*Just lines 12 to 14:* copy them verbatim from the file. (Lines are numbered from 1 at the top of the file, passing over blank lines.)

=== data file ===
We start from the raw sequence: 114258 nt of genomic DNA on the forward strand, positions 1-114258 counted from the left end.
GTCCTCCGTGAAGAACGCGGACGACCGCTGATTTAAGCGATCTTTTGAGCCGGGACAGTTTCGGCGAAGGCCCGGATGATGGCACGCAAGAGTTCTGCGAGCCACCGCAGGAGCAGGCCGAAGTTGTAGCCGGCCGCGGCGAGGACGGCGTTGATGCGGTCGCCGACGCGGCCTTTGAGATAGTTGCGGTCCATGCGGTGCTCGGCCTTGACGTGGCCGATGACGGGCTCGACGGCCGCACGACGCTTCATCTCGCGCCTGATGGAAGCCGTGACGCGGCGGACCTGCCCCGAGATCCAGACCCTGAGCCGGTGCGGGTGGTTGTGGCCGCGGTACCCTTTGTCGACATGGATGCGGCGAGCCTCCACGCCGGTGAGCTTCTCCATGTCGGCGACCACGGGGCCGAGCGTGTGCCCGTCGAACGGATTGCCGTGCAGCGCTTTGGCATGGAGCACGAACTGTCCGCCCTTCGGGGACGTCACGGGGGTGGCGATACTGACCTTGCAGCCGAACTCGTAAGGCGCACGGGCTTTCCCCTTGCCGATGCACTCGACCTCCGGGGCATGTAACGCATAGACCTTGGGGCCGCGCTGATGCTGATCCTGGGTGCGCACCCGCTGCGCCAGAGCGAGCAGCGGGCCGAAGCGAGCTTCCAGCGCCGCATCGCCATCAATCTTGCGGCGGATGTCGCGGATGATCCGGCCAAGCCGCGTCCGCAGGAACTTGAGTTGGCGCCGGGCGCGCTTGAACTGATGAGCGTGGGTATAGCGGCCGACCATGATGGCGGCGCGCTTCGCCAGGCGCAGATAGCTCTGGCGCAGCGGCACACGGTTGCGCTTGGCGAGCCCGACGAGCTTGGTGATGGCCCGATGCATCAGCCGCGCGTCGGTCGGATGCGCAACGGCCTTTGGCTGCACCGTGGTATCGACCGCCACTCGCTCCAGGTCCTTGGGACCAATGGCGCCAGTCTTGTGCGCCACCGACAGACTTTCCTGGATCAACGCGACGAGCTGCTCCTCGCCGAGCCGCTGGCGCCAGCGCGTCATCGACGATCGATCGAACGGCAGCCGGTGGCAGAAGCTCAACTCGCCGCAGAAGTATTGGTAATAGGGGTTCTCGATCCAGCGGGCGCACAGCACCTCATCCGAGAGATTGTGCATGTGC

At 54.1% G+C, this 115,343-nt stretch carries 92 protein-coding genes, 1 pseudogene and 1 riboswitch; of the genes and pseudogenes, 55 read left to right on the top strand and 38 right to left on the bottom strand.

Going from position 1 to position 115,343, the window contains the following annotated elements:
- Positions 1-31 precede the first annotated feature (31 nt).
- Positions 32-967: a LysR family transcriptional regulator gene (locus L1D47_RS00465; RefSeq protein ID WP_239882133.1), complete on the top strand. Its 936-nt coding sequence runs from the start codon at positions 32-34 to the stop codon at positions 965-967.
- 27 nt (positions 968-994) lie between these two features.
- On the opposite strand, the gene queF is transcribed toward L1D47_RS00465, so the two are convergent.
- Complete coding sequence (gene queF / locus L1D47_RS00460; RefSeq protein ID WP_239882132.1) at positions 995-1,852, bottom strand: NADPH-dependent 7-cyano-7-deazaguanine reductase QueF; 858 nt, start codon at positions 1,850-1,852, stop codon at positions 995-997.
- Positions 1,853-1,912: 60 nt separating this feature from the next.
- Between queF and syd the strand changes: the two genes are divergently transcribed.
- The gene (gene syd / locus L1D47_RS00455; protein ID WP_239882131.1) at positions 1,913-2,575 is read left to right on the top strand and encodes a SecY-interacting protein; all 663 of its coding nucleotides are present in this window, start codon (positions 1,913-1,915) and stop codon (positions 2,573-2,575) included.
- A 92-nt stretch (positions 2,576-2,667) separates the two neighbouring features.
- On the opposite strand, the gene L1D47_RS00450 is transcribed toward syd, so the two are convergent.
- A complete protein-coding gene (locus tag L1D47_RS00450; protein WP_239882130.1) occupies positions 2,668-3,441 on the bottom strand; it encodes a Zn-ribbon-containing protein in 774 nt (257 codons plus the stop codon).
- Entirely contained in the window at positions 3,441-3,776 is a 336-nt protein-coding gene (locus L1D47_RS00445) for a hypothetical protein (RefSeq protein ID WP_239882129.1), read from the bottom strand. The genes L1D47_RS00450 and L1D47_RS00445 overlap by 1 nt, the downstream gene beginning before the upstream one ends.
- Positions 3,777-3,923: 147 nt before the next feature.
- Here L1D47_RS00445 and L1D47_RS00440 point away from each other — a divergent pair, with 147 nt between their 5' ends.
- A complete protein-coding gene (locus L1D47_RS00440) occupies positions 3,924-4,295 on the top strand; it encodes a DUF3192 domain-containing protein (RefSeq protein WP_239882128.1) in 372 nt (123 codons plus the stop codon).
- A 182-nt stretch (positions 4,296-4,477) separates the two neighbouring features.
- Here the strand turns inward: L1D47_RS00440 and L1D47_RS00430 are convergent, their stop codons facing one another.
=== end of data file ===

- The gene (gene syd / locus L1D47_RS00455; protein ID WP_239882131.1) at positions 1,913-2,575 is read left to right on the top strand and encodes a SecY-interacting protein; all 663 of its coding nucleotides are present in this window, start codon (positions 1,913-1,915) and stop codon (positions 2,573-2,575) included.
- A 92-nt stretch (positions 2,576-2,667) separates the two neighbouring features.
- On the opposite strand, the gene L1D47_RS00450 is transcribed toward syd, so the two are convergent.